Introduction û The theme of the 1999 movie Fight Club is that in our mechanized, consumer-based society men have the need to test their masculinity.
Fight Club is centered on the character of Jack, played by Edward Norton who is also the narrator of the film. He is an unhappy, bored, alienated office worker whose dull job is like the rest of his life. Leading a drab life, he follows the rules of his contemporary, consumer-based society that seems to have no use for aggressive or free-spirited behavior. In following the rules of society, his masculinity is suppressed. His alienation has torn him apart, and he develops a dual personality that he is not aware of. His other self is bold and aggressive and breaks rules. The creation of another personality is the way he finds to express his masculinity.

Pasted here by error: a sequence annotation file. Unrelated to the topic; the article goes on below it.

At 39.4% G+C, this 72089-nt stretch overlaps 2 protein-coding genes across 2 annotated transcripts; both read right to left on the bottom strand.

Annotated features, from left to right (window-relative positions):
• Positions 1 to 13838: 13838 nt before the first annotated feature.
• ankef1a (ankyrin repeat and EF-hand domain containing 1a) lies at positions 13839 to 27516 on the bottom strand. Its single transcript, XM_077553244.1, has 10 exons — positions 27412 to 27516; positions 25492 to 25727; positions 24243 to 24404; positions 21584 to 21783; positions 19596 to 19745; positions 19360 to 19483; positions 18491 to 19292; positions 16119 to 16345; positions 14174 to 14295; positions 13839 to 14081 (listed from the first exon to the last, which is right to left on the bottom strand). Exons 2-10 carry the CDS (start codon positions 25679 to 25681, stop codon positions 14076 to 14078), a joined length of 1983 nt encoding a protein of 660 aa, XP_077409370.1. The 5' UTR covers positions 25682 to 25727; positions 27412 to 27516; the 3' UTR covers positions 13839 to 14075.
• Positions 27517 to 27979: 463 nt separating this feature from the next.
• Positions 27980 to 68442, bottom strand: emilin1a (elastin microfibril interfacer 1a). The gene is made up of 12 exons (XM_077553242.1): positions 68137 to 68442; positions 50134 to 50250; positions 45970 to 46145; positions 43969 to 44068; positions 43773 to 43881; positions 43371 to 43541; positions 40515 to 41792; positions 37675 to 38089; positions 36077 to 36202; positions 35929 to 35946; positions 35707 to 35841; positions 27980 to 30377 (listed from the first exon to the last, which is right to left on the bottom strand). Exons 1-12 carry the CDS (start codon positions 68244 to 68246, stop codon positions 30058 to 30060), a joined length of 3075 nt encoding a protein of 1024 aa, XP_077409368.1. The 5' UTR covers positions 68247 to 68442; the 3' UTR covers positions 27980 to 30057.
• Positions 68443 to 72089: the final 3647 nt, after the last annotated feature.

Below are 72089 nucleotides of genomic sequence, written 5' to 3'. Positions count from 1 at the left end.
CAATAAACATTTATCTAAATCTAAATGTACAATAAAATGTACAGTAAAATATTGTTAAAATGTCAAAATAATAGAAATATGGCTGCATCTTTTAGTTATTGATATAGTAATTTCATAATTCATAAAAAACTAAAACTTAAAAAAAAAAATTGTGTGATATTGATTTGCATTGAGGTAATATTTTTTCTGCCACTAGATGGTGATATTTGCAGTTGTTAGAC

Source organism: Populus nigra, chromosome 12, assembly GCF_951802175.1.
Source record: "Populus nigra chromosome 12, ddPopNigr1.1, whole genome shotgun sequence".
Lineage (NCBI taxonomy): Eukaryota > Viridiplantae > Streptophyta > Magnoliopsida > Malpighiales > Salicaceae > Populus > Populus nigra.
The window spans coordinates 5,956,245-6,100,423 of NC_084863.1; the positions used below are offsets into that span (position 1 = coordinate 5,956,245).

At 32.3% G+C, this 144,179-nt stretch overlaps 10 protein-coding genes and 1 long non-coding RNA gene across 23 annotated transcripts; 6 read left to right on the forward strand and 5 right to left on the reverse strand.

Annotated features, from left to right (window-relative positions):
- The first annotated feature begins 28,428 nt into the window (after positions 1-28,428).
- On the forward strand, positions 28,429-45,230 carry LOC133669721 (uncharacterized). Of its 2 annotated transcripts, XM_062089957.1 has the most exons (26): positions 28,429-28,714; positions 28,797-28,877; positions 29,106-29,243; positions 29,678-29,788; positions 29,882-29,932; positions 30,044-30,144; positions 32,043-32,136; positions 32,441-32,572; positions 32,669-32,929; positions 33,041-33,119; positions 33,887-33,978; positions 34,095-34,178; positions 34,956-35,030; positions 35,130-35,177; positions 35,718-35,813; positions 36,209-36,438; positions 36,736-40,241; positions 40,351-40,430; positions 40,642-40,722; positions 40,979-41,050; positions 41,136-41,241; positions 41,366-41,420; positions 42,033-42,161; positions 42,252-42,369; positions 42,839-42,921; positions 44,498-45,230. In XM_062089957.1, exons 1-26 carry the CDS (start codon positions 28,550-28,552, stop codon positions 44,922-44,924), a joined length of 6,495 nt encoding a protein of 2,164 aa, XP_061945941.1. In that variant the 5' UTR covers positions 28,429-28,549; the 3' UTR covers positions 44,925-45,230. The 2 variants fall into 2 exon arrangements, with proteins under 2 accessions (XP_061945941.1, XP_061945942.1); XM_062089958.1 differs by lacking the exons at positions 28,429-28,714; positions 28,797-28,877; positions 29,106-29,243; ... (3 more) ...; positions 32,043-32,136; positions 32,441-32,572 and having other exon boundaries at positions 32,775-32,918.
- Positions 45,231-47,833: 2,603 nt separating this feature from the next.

JackÆs job in a major automobile company does not fulfill his needs. He does not quit, however, perhaps because he cannot think of any other job. His problems lead to insomnia, and the doctor he goes to for help tells him to stop being a crybaby. The doctor also sends him to a support group for testicular cancer survivors so that Jack can see what real problems are. Jack finds some emotional release in pretending to be part of this group, and he goes to different support groups each night of the week. He now can sleep but his life still has no real meaning. At this point in the movie, he is returning from a trip and finds that not only has the airline lost his luggage, but his apartment has exploded and all his belongings have been destroyed. He then meets an outgoing soap salesman Tyler, played by Brad Pitt and moves in with him so that Tyler can teach Jack about freedom and empowerment. Part of this teaching includes fist fights with each other which gives them physical and emotional release. Of course, the aud